SBJ/March 7-13, 2011/Facilities

ISC adds PayPal option for website ticket sales

International Speedway Corp. this week will become the first motorsports operator to allow fans to use PayPal to buy tickets.

The company is incorporating a new feature into its track websites that enables fans to buy tickets using eBay’s online payment company. It also is adding an instant-messaging feature that allows fans to chat online with an ISC customer service representative.

Both elements are part of an effort by ISC to make ticket buying more flexible and easy for customers. ISC owns 12 tracks that host Sprint Cup Series races.

“We found the complexity around the [ticket] offerings we have for new fans is much more difficult than if you’re buying tickets for a baseball, basketball or football game,” said Craig Neeb, ISC’s chief information officer. “We wanted to add the ability via chat to reach one of our customer service agents to help with transactions.”

The partnership with PayPal was developed over the last 60 days. The idea for working with the company came from ISC Chief Executive Lesa France Kennedy, who used the service last year for some online holiday shopping. She asked the ISC staff if the service could be used to buy race tickets. ISC was able to integrate PayPal into its purchase process relatively quickly because it’s one of the few sports enterprises that still manages its own ticket sales rather than relying on Ticketmaster or another outside party.

Fans who visit ISC track sites as of next week will see PayPal as a payment option alongside Visa, MasterCard and other payment offerings. PayPal allows customers to make secure money transfers through the Internet from their bank account or credit card. It doesn’t cost the user anything to use the service, but PayPal will receive a small percentage of the ticket sale from ISC.

Daytona
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ISC also rolled out a pilot live chat program on its ticket sales site ahead of the Daytona 500.
“It was easily integrated on our end,” Neeb said. “There’s back-of-the-house things you have to do from an accounting method, but there’s nothing different from any other pay mechanism we offer.”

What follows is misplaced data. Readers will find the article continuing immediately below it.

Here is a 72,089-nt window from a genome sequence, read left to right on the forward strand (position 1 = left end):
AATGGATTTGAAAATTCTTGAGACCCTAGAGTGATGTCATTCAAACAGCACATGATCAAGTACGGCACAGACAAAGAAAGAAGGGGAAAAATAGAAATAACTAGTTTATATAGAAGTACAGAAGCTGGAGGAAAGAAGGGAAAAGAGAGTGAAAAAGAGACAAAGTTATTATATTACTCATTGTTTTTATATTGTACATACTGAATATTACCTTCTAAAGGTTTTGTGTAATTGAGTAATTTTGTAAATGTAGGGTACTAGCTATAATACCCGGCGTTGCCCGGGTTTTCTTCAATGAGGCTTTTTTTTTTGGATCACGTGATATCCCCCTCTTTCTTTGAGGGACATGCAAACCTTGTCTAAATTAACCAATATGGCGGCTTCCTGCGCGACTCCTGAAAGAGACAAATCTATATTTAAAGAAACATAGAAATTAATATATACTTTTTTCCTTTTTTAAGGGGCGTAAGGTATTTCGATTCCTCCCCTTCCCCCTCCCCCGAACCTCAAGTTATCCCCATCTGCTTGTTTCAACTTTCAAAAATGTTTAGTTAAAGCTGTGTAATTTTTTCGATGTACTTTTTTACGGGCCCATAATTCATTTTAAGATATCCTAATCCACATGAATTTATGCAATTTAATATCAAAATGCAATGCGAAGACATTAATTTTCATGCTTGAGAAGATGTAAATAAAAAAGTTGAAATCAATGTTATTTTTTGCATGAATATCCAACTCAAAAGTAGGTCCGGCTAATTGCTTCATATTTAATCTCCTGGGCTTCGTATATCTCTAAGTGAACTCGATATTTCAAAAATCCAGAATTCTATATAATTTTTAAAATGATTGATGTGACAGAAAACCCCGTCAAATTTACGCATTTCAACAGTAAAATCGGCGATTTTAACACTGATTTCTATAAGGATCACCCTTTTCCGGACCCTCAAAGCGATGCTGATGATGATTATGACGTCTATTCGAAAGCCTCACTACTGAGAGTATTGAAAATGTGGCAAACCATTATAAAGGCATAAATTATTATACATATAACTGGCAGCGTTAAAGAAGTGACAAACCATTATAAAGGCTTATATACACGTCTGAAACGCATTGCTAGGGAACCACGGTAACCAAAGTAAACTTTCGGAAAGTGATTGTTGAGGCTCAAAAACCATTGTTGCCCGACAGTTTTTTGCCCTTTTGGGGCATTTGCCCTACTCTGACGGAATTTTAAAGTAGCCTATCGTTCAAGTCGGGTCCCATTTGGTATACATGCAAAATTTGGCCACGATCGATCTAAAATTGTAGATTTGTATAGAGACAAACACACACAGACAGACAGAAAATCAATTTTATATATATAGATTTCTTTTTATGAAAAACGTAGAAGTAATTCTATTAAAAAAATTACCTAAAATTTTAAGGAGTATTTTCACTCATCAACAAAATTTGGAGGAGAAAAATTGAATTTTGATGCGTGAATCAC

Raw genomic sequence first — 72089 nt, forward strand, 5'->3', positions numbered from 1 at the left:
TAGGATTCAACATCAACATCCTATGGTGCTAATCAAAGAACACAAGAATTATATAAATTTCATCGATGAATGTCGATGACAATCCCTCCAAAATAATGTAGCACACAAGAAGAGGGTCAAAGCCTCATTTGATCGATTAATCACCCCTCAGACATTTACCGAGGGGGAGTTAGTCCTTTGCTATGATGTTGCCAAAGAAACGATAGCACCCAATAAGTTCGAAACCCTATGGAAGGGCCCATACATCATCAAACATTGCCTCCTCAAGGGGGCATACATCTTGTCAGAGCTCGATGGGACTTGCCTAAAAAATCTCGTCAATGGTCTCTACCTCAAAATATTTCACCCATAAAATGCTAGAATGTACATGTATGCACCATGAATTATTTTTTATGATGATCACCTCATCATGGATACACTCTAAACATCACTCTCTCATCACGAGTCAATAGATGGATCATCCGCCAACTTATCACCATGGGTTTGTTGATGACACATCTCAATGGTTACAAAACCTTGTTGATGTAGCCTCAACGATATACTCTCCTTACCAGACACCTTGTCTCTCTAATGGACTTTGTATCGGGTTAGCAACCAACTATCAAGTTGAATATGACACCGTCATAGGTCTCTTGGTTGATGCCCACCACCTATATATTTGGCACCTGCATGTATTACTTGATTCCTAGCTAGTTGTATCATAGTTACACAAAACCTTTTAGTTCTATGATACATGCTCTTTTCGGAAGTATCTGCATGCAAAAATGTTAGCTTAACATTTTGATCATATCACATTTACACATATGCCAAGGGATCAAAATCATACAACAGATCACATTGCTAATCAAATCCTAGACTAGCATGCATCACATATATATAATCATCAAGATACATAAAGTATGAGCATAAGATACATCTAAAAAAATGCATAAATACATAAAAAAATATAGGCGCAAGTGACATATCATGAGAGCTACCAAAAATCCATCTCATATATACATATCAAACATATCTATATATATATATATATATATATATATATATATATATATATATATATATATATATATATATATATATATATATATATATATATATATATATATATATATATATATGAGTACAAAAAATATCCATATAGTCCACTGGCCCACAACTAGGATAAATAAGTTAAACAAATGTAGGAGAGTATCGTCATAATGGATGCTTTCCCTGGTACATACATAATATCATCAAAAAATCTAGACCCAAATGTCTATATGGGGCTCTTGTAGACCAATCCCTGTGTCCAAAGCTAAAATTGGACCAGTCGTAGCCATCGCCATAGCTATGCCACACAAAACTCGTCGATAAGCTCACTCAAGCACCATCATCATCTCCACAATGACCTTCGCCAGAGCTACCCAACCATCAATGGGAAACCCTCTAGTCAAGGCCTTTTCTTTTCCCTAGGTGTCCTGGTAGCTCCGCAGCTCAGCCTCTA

ISC first rolled out a pilot, chat program on its ticket sales site ahead of the Daytona 500. It offered live chats with visitors starting Feb. 1 and completed 1,500 chats over the course of the month. It converted more than 10 percent of those sales immediately.

Neeb said he expects the chat function to help ISC convert more visitors into ticket buyers. He also anticipates that the company will be able to improve its site and ticket offerings by analyzing the questions visitors ask. “It’s another avenue to get consumer insight,” Neeb said.

Though ISC has managed its own ticket operations for years, Neeb said the company has begun talking with ticket providers about taking over ticket operations in the future. Ticketmaster and Outbox Enterprises, a joint venture launched by AEG, are two of the biggest ticket providers. Neeb said that ISC is more comfortable with the idea of partnering with one of those companies today because they offer more control over communication with ticket buyers and information about ticket buyers.

“What we’ve seen in the last 10 years we’ve been on our own system is a transformation in a lot of the ticket providers’ new technology,” Neeb said. “If there is a partner who can offer the same base level service we’re providing today, we’re up for looking at that. It’s a change in that we’ll have a partner, but not in terms of who owns the customer or how the customer is treated.”

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